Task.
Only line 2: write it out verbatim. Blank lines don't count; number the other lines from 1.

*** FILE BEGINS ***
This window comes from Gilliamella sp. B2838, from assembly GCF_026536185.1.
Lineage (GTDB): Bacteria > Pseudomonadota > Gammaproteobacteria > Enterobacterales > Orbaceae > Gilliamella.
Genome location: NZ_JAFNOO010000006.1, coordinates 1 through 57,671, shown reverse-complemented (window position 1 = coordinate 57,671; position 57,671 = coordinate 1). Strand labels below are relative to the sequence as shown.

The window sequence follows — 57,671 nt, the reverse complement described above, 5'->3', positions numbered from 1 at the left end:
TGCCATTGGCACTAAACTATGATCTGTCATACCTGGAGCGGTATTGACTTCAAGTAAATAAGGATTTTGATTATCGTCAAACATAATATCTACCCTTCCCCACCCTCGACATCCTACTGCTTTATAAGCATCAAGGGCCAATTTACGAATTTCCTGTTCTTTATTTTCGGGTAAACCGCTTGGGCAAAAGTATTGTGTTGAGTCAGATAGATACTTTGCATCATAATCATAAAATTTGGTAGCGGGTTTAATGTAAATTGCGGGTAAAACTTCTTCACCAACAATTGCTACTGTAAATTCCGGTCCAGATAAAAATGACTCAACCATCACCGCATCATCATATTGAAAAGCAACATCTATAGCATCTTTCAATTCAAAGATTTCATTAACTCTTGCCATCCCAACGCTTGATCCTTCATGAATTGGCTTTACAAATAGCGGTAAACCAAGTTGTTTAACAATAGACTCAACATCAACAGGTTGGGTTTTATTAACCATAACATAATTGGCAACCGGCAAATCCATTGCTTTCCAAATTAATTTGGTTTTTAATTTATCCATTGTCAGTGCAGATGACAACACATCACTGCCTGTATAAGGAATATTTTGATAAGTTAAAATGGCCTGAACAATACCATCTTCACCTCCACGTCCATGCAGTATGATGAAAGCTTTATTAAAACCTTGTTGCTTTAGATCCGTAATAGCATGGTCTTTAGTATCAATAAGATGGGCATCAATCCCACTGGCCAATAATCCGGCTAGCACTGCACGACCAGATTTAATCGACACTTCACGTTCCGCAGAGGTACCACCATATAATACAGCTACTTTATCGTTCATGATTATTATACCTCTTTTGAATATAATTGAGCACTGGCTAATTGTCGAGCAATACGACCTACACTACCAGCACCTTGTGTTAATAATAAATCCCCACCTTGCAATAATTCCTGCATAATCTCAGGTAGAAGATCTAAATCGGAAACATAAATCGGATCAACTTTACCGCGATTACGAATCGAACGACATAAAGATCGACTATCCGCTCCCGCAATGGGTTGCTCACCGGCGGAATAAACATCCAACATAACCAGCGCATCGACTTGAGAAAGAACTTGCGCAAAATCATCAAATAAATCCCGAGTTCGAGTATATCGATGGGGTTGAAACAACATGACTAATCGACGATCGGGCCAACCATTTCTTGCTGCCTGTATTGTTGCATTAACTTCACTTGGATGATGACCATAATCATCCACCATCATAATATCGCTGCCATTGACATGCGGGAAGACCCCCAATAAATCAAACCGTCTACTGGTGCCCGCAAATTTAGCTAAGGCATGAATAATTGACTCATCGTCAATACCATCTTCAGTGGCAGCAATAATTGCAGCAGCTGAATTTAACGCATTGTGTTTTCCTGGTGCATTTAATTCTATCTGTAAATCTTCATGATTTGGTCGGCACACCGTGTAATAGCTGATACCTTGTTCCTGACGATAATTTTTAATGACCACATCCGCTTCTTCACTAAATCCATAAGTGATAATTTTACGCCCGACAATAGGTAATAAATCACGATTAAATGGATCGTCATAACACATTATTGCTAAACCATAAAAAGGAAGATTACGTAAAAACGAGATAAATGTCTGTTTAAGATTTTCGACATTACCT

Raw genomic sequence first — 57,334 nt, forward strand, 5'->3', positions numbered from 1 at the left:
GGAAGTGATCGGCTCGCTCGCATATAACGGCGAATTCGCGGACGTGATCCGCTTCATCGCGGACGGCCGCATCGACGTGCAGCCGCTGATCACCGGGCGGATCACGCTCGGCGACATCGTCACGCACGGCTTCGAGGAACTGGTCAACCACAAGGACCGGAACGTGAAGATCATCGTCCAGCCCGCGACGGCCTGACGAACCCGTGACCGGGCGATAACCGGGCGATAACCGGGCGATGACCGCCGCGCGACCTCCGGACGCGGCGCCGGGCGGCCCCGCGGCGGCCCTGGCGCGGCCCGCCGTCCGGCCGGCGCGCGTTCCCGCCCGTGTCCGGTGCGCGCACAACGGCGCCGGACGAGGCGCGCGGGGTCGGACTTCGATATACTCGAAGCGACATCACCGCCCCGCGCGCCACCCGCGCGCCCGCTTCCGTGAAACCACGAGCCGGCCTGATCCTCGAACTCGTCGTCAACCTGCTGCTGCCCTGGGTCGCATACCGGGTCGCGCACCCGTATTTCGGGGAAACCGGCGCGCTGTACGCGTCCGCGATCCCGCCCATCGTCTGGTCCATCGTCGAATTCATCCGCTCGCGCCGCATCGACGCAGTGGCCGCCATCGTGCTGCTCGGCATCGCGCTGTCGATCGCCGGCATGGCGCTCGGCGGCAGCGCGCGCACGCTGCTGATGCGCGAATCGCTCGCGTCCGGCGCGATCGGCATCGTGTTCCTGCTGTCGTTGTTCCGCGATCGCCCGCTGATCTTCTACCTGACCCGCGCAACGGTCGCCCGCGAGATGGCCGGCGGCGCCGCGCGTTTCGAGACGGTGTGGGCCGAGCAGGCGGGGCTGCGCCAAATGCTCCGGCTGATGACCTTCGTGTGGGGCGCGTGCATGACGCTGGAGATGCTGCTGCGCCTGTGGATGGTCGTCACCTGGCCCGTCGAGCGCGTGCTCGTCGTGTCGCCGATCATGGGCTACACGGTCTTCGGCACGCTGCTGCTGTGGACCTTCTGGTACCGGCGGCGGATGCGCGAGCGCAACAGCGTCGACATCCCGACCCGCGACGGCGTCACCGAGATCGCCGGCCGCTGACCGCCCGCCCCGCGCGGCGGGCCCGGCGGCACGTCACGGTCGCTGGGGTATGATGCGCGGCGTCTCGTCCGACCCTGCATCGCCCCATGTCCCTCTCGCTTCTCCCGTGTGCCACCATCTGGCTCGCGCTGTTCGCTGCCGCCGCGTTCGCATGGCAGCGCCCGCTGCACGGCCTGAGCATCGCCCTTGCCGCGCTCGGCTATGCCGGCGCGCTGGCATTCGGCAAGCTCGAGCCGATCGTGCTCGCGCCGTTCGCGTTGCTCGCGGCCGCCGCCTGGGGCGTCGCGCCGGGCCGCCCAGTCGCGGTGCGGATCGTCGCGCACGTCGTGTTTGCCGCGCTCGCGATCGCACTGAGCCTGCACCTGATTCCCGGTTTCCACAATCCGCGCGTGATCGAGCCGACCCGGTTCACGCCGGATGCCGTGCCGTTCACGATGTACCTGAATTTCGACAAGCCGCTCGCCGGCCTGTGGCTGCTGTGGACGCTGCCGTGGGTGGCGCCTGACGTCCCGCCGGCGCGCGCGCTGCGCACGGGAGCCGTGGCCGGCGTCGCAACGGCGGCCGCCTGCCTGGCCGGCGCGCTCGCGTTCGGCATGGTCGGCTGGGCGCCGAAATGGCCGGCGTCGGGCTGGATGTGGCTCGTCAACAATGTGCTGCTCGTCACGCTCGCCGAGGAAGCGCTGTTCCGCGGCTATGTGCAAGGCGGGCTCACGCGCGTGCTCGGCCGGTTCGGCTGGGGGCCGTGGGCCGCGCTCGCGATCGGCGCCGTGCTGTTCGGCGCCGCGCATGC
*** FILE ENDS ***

Lineage (GTDB): Bacteria > Pseudomonadota > Gammaproteobacteria > Enterobacterales > Orbaceae > Gilliamella.